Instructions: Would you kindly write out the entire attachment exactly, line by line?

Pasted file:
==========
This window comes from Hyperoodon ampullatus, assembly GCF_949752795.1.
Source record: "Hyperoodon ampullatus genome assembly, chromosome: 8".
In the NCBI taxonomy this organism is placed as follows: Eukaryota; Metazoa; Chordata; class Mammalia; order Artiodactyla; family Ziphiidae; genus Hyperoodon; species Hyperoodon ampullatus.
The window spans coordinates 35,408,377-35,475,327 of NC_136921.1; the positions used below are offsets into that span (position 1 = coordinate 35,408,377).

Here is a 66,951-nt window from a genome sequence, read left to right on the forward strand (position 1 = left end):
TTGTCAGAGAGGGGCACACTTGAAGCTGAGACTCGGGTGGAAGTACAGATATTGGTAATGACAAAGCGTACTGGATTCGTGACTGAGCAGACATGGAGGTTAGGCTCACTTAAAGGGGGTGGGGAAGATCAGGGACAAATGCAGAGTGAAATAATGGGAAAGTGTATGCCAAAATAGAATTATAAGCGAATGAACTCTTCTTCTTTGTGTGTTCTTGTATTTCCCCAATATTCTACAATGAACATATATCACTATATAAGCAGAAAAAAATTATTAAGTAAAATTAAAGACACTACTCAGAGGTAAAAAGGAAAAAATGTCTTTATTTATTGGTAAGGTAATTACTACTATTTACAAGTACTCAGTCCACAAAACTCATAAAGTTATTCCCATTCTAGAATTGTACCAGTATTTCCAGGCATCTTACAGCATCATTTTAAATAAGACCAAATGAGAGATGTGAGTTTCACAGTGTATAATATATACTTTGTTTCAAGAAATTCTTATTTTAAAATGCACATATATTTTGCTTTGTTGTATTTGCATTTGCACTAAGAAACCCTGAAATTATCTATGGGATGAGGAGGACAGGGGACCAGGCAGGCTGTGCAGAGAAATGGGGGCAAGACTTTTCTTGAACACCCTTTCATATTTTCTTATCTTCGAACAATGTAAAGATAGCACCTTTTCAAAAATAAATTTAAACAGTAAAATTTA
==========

This window comes from Hyperoodon ampullatus, assembly GCF_949752795.1.
Source record: "Hyperoodon ampullatus genome assembly, chromosome: 8".
In the NCBI taxonomy this organism is placed as follows: Eukaryota; Metazoa; Chordata; class Mammalia; order Artiodactyla; family Ziphiidae; genus Hyperoodon; species Hyperoodon ampullatus.
The window spans coordinates 35,408,377-35,475,327 of NC_136921.1; the positions used below are offsets into that span (position 1 = coordinate 35,408,377).

Here is a 66,951-nt window from a genome sequence, read left to right on the forward strand (position 1 = left end):
TTGTCAGAGAGGGGCACACTTGAAGCTGAGACTCGGGTGGAAGTACAGATATTGGTAATGACAAAGCGTACTGGATTCGTGACTGAGCAGACATGGAGGTTAGGCTCACTTAAAGGGGGTGGGGAAGATCAGGGACAAATGCAGAGTGAAATAATGGGAAAGTGTATGCCAAAATAGAATTATAAGCGAATGAACTCTTCTTCTTTGTGTGTTCTTGTATTTCCCCAATATTCTACAATGAACATATATCACTATATAAGCAGAAAAAAATTATTAAGTAAAATTAAAGACACTACTCAGAGGTAAAAAGGAAAAAATGTCTTTATTTATTGGTAAGGTAATTACTACTATTTACAAGTACTCAGTCCACAAAACTCATAAAGTTATTCCCATTCTAGAATTGTACCAGTATTTCCAGGCATCTTACAGCATCATTTTAAATAAGACCAAATGAGAGATGTGAGTTTCACAGTGTATAATATATACTTTGTTTCAAGAAATTCTTATTTTAAAATGCACATATATTTTGCTTTGTTGTATTTGCATTTGCACTAAGAAACCCTGAAATTATCTATGGGATGAGGAGGACAGGGGACCAGGCAGGCTGTGCAGAGAAATGGGGGCAAGACTTTTCTTGAACACCCTTTCATATTTTCTTATCTTCGAACAATGTAAAGATAGCACCTTTTCAAAAATAAATTTAAACAGTAAAATTTA